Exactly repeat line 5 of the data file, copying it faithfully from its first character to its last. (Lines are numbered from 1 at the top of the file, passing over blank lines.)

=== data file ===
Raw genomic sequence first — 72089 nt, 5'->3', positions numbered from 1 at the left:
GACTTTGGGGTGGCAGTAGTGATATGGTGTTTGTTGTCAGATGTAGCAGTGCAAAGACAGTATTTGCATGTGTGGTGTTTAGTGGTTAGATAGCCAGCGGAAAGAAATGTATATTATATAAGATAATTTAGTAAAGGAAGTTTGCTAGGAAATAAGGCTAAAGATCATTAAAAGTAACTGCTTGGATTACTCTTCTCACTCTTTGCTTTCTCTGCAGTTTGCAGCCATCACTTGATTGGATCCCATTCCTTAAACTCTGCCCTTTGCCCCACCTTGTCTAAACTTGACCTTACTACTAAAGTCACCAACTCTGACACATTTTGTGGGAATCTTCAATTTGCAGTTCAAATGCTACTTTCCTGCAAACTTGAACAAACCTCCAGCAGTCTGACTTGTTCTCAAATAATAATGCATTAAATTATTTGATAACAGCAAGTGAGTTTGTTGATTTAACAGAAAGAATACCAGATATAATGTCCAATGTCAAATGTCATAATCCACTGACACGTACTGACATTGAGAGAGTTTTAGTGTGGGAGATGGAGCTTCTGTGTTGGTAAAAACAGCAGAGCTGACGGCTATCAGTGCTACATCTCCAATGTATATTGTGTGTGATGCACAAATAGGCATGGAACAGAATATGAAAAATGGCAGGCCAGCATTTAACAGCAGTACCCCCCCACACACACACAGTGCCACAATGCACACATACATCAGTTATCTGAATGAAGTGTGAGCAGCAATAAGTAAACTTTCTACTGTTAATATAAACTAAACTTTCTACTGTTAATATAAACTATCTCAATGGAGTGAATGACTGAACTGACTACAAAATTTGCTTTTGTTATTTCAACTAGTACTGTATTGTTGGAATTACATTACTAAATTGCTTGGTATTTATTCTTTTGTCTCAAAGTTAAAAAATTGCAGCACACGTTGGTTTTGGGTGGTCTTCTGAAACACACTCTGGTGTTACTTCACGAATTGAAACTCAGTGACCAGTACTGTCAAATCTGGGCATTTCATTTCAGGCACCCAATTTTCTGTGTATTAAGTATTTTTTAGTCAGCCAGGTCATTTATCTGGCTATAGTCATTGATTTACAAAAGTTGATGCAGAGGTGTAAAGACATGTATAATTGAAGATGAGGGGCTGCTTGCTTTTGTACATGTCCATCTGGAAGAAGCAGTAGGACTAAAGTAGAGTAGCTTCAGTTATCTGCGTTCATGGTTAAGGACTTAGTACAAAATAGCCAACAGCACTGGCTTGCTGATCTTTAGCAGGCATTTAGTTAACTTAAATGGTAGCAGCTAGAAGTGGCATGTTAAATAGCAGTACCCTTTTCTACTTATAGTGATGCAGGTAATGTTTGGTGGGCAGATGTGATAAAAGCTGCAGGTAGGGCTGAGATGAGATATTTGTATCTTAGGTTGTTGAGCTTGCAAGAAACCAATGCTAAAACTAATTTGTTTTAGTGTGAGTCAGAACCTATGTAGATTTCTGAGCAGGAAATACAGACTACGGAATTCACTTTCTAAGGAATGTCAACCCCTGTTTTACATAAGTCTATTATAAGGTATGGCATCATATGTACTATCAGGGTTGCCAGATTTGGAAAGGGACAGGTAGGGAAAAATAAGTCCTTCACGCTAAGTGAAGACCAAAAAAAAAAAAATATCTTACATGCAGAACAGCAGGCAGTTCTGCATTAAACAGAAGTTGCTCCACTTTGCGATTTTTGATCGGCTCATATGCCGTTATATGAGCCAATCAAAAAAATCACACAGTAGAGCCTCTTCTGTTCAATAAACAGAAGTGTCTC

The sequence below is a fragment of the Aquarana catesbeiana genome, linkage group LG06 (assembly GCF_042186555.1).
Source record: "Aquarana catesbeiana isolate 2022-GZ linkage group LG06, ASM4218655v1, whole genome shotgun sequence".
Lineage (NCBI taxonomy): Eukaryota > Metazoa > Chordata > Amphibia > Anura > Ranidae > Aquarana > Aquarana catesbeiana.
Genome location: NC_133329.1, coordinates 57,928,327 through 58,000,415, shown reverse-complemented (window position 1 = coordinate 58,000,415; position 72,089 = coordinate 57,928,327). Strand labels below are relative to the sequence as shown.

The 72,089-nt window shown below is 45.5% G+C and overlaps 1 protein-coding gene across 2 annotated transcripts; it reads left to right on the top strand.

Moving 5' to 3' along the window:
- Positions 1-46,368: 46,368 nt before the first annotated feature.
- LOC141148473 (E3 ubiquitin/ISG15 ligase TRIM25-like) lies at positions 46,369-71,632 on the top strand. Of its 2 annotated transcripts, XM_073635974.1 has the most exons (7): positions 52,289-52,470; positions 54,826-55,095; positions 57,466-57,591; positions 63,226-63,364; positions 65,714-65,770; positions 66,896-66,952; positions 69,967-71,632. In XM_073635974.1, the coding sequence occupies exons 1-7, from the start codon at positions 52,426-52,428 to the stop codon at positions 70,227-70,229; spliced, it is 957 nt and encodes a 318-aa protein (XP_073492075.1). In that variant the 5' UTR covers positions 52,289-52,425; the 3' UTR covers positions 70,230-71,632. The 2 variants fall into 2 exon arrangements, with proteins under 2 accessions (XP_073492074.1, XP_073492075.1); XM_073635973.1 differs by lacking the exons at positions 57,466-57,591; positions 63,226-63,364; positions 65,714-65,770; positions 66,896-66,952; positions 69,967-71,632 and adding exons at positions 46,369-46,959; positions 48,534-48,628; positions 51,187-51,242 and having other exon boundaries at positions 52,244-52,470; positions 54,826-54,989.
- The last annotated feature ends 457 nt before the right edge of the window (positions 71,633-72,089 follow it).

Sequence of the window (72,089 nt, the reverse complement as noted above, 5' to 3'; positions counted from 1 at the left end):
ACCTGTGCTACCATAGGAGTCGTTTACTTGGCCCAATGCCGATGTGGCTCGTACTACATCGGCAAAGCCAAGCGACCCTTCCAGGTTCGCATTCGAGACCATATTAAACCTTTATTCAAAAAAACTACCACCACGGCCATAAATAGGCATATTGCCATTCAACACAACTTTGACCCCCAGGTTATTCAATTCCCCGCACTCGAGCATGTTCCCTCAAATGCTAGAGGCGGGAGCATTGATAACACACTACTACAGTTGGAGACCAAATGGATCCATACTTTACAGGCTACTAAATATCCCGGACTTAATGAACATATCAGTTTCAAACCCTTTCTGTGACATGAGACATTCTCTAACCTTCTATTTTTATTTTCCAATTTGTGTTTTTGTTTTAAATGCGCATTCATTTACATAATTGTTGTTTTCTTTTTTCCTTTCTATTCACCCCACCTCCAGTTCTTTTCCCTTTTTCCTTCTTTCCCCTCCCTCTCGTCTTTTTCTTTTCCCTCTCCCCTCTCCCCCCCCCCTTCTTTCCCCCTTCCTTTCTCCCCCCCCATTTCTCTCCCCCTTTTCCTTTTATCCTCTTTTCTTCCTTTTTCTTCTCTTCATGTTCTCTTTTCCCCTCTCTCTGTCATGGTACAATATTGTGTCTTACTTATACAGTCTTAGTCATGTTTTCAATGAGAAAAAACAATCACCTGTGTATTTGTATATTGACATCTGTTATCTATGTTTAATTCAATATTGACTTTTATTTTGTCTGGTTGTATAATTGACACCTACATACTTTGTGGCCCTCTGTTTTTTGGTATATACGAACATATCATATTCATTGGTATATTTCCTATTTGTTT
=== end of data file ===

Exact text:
Lineage (NCBI taxonomy): Eukaryota > Metazoa > Chordata > Amphibia > Anura > Ranidae > Aquarana > Aquarana catesbeiana.